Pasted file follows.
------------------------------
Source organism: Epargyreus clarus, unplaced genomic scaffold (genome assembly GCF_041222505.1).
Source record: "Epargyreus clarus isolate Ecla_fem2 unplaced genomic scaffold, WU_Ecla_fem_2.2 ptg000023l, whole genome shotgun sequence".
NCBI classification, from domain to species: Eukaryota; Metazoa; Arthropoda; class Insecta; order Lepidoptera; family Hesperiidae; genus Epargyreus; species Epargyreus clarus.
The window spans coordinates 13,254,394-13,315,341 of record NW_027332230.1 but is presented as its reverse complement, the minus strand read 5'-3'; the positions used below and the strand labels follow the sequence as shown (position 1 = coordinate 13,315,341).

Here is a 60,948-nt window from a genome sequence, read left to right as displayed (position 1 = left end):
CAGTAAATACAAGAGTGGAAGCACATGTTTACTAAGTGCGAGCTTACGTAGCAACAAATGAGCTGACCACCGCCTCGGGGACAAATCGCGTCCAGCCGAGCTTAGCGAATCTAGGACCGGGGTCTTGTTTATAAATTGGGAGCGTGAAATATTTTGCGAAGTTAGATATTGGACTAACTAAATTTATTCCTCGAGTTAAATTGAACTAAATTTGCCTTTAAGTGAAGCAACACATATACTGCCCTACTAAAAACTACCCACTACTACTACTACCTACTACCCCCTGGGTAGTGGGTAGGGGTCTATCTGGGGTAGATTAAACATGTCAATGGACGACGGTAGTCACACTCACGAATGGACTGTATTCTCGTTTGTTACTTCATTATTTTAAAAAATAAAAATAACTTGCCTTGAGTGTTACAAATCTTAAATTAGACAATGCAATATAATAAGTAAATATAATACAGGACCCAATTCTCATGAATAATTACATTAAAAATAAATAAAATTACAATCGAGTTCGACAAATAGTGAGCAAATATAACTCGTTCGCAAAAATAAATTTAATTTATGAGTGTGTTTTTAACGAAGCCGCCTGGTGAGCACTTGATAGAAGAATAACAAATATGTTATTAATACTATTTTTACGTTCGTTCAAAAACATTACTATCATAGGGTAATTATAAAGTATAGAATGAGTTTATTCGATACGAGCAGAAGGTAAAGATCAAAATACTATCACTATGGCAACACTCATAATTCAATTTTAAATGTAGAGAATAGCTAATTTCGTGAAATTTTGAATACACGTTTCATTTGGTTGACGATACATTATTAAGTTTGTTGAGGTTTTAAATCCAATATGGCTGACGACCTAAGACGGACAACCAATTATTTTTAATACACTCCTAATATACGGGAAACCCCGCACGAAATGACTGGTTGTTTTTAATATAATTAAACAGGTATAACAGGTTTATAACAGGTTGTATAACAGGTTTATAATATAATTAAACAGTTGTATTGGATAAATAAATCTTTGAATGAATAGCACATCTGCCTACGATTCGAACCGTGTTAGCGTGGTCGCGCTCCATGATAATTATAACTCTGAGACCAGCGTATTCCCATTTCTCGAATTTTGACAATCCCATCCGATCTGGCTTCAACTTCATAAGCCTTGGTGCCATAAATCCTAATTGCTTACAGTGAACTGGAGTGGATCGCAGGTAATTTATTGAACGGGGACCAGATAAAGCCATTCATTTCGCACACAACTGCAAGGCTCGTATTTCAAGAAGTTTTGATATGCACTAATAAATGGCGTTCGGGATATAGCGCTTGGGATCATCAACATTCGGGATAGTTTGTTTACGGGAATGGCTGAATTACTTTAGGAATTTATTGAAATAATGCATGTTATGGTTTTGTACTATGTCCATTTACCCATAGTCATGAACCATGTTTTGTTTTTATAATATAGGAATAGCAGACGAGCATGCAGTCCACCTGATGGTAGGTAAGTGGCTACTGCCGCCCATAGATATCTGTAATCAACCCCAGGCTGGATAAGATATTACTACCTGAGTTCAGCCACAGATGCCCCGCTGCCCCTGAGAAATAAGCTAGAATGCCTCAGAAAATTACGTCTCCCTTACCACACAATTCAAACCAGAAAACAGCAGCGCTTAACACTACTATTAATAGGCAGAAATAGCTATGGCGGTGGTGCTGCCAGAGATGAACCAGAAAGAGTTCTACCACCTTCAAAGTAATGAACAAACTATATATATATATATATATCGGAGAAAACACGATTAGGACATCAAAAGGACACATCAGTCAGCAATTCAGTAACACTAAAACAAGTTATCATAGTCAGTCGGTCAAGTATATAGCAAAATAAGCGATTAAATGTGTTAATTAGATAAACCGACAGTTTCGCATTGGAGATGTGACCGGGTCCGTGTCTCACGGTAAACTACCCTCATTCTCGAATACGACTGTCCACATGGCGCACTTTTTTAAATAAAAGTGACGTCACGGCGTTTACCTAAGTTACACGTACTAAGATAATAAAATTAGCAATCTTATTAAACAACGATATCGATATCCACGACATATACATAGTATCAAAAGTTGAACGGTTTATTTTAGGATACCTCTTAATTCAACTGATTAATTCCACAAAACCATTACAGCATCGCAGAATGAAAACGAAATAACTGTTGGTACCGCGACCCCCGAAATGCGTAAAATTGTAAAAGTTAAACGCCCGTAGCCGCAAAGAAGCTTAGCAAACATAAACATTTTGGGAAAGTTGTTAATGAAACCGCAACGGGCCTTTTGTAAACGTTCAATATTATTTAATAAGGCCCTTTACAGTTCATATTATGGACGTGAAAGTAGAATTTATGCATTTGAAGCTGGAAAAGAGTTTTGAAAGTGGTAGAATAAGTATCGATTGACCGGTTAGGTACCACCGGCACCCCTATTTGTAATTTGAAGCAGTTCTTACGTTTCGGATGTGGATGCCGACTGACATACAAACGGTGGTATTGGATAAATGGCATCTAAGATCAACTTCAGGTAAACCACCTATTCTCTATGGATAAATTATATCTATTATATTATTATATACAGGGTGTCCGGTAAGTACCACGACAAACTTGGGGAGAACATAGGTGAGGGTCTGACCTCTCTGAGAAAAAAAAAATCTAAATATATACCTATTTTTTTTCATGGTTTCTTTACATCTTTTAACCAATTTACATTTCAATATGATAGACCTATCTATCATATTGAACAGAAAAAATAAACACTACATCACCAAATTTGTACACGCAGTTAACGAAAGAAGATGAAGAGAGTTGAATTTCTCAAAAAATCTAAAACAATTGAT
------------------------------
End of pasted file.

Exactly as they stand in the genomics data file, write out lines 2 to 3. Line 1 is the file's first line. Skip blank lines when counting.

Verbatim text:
Source record: "Epargyreus clarus isolate Ecla_fem2 unplaced genomic scaffold, WU_Ecla_fem_2.2 ptg000023l, whole genome shotgun sequence".
NCBI classification, from domain to species: Eukaryota; Metazoa; Arthropoda; class Insecta; order Lepidoptera; family Hesperiidae; genus Epargyreus; species Epargyreus clarus.